However, despite this controversy, further follow-up, including a broad differential diagnosis, should be performed in view of the potential for cure. On the other hand, some researchers emphasize that the initiation of treatment with immunosuppressive drugs carries with it many potential side effects and should not be hastily adopted only on the basis of nonspecific clinical symptoms and elevated antibody titers common in the general population.

5. Conclusions

The influence of thyroid hormones on the proper functioning of the nervous system is beyond doubt. Hashimoto encephalopathy is a rare disease with nonspecific clinical manifestation. Despite its incidental occurrence, it should be considered in the differential diagnosis in patients with acute or subacute features of encephalopathy, as well as with progressive cognitive impairment and psychiatric symptoms of unclear etiology. Taking into account the possibility of the coexistence of various autoantibodies, HE should, in some cases, be differentiated from other autoimmune encephalopathies and paraneoplastic syndromes. If elevated titers of antibodies to thyroid antigens are then demonstrated, corticosteroid treatment should be considered as soon as possible. Future research should look for a specific marker for Hashimoto encephalopathy.

Author Contributions

M.W.-P. conceptualized and wrote the manuscript; M.E. reviewed the manuscript. All authors have read and agreed to the published version of the manuscript.


Supported by Wroclaw Medical University.

Institutional Review Board Statement

The study was conducted according to the guidelines of The Declaration of Helsinki and approved by the Ethics Committee of Wroclaw Medical University.

Informed Consent Statement

Not applicable.

Data Availability Statement

The data presented in this study are available upon request from the corresponding author. The data are not publicly available.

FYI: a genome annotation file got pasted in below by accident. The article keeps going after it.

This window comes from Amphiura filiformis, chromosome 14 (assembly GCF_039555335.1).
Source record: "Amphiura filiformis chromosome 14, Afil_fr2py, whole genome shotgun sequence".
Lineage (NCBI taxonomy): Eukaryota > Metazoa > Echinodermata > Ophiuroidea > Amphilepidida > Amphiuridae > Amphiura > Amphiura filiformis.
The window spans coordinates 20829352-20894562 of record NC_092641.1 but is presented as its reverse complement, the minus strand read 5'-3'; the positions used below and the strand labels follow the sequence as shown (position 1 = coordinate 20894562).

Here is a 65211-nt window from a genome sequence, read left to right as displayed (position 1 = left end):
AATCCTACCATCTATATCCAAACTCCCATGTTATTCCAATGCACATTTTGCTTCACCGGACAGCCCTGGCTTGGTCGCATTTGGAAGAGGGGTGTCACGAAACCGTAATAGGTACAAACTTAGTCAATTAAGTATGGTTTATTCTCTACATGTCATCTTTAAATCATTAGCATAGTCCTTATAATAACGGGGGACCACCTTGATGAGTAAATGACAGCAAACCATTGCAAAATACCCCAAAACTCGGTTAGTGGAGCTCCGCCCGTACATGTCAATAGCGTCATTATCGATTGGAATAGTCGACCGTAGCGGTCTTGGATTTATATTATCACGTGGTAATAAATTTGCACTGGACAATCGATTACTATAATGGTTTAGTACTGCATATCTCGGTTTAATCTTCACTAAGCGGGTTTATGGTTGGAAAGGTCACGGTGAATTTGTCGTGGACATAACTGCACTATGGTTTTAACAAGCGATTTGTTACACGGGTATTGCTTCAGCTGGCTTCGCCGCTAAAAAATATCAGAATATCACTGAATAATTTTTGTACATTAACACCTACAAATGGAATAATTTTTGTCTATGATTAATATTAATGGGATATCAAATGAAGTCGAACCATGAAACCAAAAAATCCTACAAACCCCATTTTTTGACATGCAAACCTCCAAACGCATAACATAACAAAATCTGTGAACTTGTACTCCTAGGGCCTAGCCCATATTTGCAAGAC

Conflicts of Interest

The authors declare no conflict of interest.


ADEacute disseminated encephalomyelitis
AMPAR1/2a-amino-3-hydroxy-5-methylisoxazole-4-propionic acid receptor 1 and 2
ANAantinuclear antibodies
aNAEthe amino (NH2)-terminal of α-enolase
APSautoimmune polyendocrine syndromes
BDNFbrain-derived neurotrophic factor
Caspr2contactin-associated protein 2
CNScentral nervous system
EPevoked potentials
ERPevent-related potentials
GABAARgamma-aminobutyric acid A receptor
HEHashimoto encephalopathy
HTHashimoto’s thyroiditis
TGAbanti-thyroglobulin antibodies
TPOAbanti-thyroid peroxidase antibodies
TSHRAbTSH receptor blocking or stimulating antibodies
CIDPchronic inflammatory demyelinating polyradiculoneuropathy
IgG4-RDIgG4-related disease
IVIgintravenous immunoglobulin
MRImagnetic resonance imaging
MRSmagnetic resonance spectroscopy
MRSmagnetic resonance spectroscopy
NAIMnonvasculitic autoimmune inflammatory meningoencephalitis
NMDARN-methyl-D-aspartate receptor
SPECTsingle photon emission computed tomography
SREATsteroid-responsive encephalopathy associated with autoimmune thyroiditis
TGAtransient global amnesia


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Figure 1. Diagram of the pathogenetic mechanism of Hashimoto’s thyroiditis, according to [4,38]—author’s own modification.
Figure 1. Diagram of the pathogenetic mechanism of Hashimoto’s thyroiditis, according to [4,38]—author’s own modification.
Cells 11 02873 g001
Table 1. Clinical types of Hashimoto encephalopathy—according to [7,9,58,60]—author’s own modification.
Table 1. Clinical types of Hashimoto encephalopathy—according to [7,9,58,60]—author’s own modification.
Type 1—Recurrent, Benign, VasculiticType 2—Progressive, Indolent
suggesting a vascular background
transient ischemic attack (TIA)
stroke-like incidents
transient aphasia
focal deficit
psychoneurological manifestations—cognitive dysfunction
altered consciousness
status epilepticus
disturbances of consciousness
psychiatric symptoms—mania, depression
psychotic disorders—paranoid, visual hallucinations, acute mood disturbances, delirious mania, catatonia
an increasing dementia syndrome
Symptoms common in both types
movement disorders
cerebellar manifestations—dysmetria, dysdiadochokinesia, opsoclonus
gait disorder or ataxia
stupor, coma
Table 2. Diagnostic criteria for Hashimoto encephalopathy (based on Graus et al. [106]).
Table 2. Diagnostic criteria for Hashimoto encephalopathy (based on Graus et al. [106]).
1. Encephalopathy with seizures, myoclonus, hallucinations or stroke-like episodes
2. Thyroid disease (subclinical or mild overt)
3. MRI scan of brain—normal or with nonspecific abnormalities
4. Serum thyroid antibodies present (no specific disease—cut-off value)
5. Absence of other neuronal antibodies in serum or CSF
6. Exclusion of alternative causes of encephalopathy by differential diagnosis
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Waliszewska-Prosół, M.; Ejma, M. Hashimoto Encephalopathy—Still More Questions than Answers. Cells 2022, 11, 2873.